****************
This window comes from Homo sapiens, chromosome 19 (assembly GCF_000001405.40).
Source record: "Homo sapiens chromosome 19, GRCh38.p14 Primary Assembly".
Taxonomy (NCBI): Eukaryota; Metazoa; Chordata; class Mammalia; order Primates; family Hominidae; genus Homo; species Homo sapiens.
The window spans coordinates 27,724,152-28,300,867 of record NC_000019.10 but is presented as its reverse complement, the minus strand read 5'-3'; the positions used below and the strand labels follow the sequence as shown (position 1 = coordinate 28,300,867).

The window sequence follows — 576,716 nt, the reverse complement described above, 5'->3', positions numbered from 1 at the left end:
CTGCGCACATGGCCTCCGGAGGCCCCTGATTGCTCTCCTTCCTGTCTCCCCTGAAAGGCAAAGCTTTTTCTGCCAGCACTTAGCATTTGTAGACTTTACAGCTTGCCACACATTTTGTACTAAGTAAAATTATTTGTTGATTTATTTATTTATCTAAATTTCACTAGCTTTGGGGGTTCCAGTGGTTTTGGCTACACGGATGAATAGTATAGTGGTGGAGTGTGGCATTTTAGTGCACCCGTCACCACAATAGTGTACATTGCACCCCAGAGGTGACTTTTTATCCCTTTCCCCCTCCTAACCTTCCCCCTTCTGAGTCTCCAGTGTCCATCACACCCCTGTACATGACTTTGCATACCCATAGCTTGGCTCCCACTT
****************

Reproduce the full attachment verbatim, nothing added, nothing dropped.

This window comes from Homo sapiens, chromosome 19 (assembly GCF_000001405.40).
Source record: "Homo sapiens chromosome 19, GRCh38.p14 Primary Assembly".
Taxonomy (NCBI): Eukaryota; Metazoa; Chordata; class Mammalia; order Primates; family Hominidae; genus Homo; species Homo sapiens.
The window spans coordinates 27,724,152-28,300,867 of record NC_000019.10 but is presented as its reverse complement, the minus strand read 5'-3'; the positions used below and the strand labels follow the sequence as shown (position 1 = coordinate 28,300,867).

The window sequence follows — 576,716 nt, the reverse complement described above, 5'->3', positions numbered from 1 at the left end:
CTGCGCACATGGCCTCCGGAGGCCCCTGATTGCTCTCCTTCCTGTCTCCCCTGAAAGGCAAAGCTTTTTCTGCCAGCACTTAGCATTTGTAGACTTTACAGCTTGCCACACATTTTGTACTAAGTAAAATTATTTGTTGATTTATTTATTTATCTAAATTTCACTAGCTTTGGGGGTTCCAGTGGTTTTGGCTACACGGATGAATAGTATAGTGGTGGAGTGTGGCATTTTAGTGCACCCGTCACCACAATAGTGTACATTGCACCCCAGAGGTGACTTTTTATCCCTTTCCCCCTCCTAACCTTCCCCCTTCTGAGTCTCCAGTGTCCATCACACCCCTGTACATGACTTTGCATACCCATAGCTTGGCTCCCACTT